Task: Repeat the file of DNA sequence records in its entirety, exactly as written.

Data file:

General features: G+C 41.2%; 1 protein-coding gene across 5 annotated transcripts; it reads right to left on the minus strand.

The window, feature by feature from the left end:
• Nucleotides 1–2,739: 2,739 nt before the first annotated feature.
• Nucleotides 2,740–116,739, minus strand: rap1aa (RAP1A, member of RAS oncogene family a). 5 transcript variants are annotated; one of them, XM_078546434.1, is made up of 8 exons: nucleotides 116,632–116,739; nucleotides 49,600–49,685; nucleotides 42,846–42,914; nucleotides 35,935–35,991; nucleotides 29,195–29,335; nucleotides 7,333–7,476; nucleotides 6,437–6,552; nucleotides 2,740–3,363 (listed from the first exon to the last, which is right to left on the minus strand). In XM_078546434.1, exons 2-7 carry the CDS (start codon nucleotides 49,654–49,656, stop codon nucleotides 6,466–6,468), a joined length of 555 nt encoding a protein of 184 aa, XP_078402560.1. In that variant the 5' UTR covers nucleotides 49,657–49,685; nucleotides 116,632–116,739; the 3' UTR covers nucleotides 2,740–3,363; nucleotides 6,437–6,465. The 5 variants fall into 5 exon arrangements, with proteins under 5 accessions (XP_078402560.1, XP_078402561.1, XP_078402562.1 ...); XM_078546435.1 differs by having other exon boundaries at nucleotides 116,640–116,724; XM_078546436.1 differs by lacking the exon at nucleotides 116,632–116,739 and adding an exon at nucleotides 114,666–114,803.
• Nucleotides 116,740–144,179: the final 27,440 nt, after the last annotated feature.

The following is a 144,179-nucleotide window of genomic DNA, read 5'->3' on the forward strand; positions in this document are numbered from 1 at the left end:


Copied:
General features: G+C 41.2%; 1 protein-coding gene across 5 annotated transcripts; it reads right to left on the minus strand.

The window, feature by feature from the left end:
• Nucleotides 1–2,739: 2,739 nt before the first annotated feature.
• Nucleotides 2,740–116,739, minus strand: rap1aa (RAP1A, member of RAS oncogene family a). 5 transcript variants are annotated; one of them, XM_078546434.1, is made up of 8 exons: nucleotides 116,632–116,739; nucleotides 49,600–49,685; nucleotides 42,846–42,914; nucleotides 35,935–35,991; nucleotides 29,195–29,335; nucleotides 7,333–7,476; nucleotides 6,437–6,552; nucleotides 2,740–3,363 (listed from the first exon to the last, which is right to left on the minus strand). In XM_078546434.1, exons 2-7 carry the CDS (start codon nucleotides 49,654–49,656, stop codon nucleotides 6,466–6,468), a joined length of 555 nt encoding a protein of 184 aa, XP_078402560.1. In that variant the 5' UTR covers nucleotides 49,657–49,685; nucleotides 116,632–116,739; the 3' UTR covers nucleotides 2,740–3,363; nucleotides 6,437–6,465. The 5 variants fall into 5 exon arrangements, with proteins under 5 accessions (XP_078402560.1, XP_078402561.1, XP_078402562.1 ...); XM_078546435.1 differs by having other exon boundaries at nucleotides 116,640–116,724; XM_078546436.1 differs by lacking the exon at nucleotides 116,632–116,739 and adding an exon at nucleotides 114,666–114,803.
• Nucleotides 116,740–144,179: the final 27,440 nt, after the last annotated feature.

The following is a 144,179-nucleotide window of genomic DNA, read 5'->3' on the forward strand; positions in this document are numbered from 1 at the left end: